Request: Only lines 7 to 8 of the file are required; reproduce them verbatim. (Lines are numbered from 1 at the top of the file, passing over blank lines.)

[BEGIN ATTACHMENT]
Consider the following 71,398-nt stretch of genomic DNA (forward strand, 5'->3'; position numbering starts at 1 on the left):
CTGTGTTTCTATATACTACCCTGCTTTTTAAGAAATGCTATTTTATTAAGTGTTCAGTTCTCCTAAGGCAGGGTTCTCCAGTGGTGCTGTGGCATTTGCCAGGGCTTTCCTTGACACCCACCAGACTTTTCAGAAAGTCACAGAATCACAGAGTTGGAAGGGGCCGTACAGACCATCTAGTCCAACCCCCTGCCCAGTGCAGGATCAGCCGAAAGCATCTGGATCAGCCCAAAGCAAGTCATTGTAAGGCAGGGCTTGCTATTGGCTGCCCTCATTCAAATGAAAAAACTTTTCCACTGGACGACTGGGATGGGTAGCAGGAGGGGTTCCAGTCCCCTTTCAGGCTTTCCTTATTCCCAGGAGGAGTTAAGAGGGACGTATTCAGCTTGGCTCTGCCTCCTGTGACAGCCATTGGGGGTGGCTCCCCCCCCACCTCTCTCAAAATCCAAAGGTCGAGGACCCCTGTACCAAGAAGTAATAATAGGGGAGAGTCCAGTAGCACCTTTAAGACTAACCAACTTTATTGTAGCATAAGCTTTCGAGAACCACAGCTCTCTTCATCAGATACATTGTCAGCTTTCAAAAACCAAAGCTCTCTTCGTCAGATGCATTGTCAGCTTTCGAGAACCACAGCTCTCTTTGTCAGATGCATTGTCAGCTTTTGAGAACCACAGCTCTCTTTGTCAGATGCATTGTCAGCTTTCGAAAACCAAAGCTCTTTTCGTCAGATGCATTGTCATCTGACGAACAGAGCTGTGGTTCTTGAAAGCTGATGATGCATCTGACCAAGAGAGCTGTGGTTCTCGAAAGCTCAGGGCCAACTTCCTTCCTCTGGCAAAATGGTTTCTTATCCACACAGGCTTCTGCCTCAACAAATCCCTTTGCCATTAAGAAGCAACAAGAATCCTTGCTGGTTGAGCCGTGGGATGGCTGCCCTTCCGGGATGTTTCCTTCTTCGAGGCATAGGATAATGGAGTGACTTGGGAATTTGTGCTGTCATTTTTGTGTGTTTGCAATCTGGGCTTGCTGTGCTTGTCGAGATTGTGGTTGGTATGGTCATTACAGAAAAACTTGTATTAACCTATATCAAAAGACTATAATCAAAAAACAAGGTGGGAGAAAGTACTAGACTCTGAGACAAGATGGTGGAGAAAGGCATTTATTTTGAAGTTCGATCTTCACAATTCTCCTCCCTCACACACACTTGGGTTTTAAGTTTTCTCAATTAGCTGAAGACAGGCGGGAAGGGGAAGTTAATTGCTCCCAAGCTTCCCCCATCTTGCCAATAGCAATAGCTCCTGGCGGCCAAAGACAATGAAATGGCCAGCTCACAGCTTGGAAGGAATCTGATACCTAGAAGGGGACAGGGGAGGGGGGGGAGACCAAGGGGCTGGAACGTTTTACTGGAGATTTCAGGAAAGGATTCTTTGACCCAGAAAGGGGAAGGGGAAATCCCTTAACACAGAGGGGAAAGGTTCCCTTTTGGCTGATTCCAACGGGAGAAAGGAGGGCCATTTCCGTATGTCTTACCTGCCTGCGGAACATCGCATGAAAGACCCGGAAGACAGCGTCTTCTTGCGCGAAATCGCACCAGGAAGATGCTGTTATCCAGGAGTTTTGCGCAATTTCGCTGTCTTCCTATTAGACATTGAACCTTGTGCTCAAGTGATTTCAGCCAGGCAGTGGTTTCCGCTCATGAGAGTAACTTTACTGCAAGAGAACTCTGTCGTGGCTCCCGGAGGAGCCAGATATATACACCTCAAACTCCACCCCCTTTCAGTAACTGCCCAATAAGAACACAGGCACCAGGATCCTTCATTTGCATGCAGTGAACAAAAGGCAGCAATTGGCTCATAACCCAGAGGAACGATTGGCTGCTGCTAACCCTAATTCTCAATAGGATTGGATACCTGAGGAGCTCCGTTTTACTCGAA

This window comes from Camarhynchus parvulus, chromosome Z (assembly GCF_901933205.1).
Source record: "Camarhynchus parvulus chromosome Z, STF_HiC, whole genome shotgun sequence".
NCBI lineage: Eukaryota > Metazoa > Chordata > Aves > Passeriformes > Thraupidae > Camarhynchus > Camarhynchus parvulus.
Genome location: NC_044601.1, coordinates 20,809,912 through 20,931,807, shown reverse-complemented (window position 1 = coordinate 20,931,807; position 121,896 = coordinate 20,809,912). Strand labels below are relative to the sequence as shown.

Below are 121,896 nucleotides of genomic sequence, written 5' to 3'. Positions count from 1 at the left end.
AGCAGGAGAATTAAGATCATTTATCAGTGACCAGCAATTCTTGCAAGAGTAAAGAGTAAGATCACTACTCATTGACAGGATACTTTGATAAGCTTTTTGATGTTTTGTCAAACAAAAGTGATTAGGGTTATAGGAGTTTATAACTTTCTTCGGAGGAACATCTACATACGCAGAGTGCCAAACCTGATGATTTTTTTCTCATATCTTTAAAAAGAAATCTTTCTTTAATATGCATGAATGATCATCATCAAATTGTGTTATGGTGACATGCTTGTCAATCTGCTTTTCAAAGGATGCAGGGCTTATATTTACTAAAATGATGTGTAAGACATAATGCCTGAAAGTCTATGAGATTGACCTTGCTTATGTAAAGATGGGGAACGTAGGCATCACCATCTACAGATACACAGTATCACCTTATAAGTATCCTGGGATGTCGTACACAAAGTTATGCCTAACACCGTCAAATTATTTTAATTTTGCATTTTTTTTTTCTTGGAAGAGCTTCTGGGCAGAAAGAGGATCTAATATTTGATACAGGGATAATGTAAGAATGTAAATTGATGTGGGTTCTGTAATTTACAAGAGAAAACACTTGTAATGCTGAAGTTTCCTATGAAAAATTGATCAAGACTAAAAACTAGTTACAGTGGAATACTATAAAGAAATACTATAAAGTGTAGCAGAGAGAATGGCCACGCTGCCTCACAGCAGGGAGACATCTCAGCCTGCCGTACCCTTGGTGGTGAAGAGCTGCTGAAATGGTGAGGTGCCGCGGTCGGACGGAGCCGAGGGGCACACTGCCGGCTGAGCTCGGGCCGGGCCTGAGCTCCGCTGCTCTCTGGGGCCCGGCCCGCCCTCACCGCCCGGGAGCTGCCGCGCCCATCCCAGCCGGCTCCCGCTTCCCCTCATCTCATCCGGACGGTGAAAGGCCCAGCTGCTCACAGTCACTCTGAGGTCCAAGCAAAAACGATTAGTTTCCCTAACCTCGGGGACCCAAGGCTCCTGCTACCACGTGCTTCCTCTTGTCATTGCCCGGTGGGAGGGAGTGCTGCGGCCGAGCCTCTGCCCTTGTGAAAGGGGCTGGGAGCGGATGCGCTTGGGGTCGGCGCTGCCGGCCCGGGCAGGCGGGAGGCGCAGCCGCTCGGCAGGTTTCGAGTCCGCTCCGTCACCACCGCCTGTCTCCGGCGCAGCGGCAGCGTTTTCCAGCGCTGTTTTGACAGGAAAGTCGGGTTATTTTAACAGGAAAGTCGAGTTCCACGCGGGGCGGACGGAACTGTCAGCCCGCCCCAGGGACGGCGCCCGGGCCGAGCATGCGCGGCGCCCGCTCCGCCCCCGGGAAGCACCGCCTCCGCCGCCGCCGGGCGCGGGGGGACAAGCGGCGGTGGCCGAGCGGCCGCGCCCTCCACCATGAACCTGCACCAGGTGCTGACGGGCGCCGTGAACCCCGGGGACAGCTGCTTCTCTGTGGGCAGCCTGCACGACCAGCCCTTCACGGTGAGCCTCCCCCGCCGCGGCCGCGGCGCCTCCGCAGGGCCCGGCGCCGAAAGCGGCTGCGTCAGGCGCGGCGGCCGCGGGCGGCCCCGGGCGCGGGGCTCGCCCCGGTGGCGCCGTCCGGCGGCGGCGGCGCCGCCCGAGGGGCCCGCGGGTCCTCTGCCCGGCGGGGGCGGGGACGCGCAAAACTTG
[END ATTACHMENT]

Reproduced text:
Below are 121,896 nucleotides of genomic sequence, written 5' to 3'. Positions count from 1 at the left end.
AGCAGGAGAATTAAGATCATTTATCAGTGACCAGCAATTCTTGCAAGAGTAAAGAGTAAGATCACTACTCATTGACAGGATACTTTGATAAGCTTTTTGATGTTTTGTCAAACAAAAGTGATTAGGGTTATAGGAGTTTATAACTTTCTTCGGAGGAACATCTACATACGCAGAGTGCCAAACCTGATGATTTTTTTCTCATATCTTTAAAAAGAAATCTTTCTTTAATATGCATGAATGATCATCATCAAATTGTGTTATGGTGACATGCTTGTCAATCTGCTTTTCAAAGGATGCAGGGCTTATATTTACTAAAATGATGTGTAAGACATAATGCCTGAAAGTCTATGAGATTGACCTTGCTTATGTAAAGATGGGGAACGTAGGCATCACCATCTACAGATACACAGTATCACCTTATAAGTATCCTGGGATGTCGTACACAAAGTTATGCCTAACACCGTCAAATTATTTTAATTTTGCATTTTTTTTTTCTTGGAAGAGCTTCTGGGCAGAAAGAGGATCTAATATTTGATACAGGGATAATGTAAGAATGTAAATTGATGTGGGTTCTGTAATTTACAAGAGAAAACACTTGTAATGCTGAAGTTTCCTATGAAAAATTGATCAAGACTAAAAACTAGTTACAGTGGAATACTATAAAGAAATACTATAAAGTGTAGCAGAGAGAATGGCCACGCTGCCTCACAGCAGGGAGACATCTCAGCCTGCCGTACCCTTGGTGGTGAAGAGCTGCTGAAATGGTGAGGTGCCGCGGTCGGACGGAGCCGAGGGGCACACTGCCGGCTGAGCTCGGGCCGGGCCTGAGCTCCGCTGCTCTCTGGGGCCCGGCCCGCCCTCACCGCCCGGGAGCTGCCGCGCCCATCCCAGCCGGCTCCCGCTTCCCCTCATCTCATCCGGACGGTGAAAGGCCCAGCTGCTCACAGTCACTCTGAGGTCCAAGCAAAAACGATTAGTTTCCCTAACCTCGGGGACCCAAGGCTCCTGCTACCACGTGCTTCCTCTTGTCATTGCCCGGTGGGAGGGAGTGCTGCGGCCGAGCCTCTGCCCTTGTGAAAGGGGCTGGGAGCGGATGCGCTTGGGGTCGGCGCTGCCGGCCCGGGCAGGCGGGAGGCGCAGCCGCTCGGCAGGTTTCGAGTCCGCTCCGTCACCACCGCCTGTCTCCGGCGCAGCGGCAGCGTTTTCCAGCGCTGTTTTGACAGGAAAGTCGGGTTATTTTAACAGGAAAGTCGAGTTCCACGCGGGGCGGACGGAACTGTCAGCCCGCCCCAGGGACGGCGCCCGGGCCGAGCATGCGCGGCGCCCGCTCCGCCCCCGGGAAGCACCGCCTCCGCCGCCGCCGGGCGCGGGGGGACAAGCGGCGGTGGCCGAGCGGCCGCGCCCTCCACCATGAACCTGCACCAGGTGCTGACGGGCGCCGTGAACCCCGGGGACAGCTGCTTCTCTGTGGGCAGCCTGCACGACCAGCCCTTCACGGTGAGCCTCCCCCGCCGCGGCCGCGGCGCCTCCGCAGGGCCCGGCGCCGAAAGCGGCTGCGTCAGGCGCGGCGGCCGCGGGCGGCCCCGGGCGCGGGGCTCGCCCCGGTGGCGCCGTCCGGCGGCGGCGGCGCCGCCCGAGGGGCCCGCGGGTCCTCTGCCCGGCGGGGGCGGGGACGCGCAAAACTTG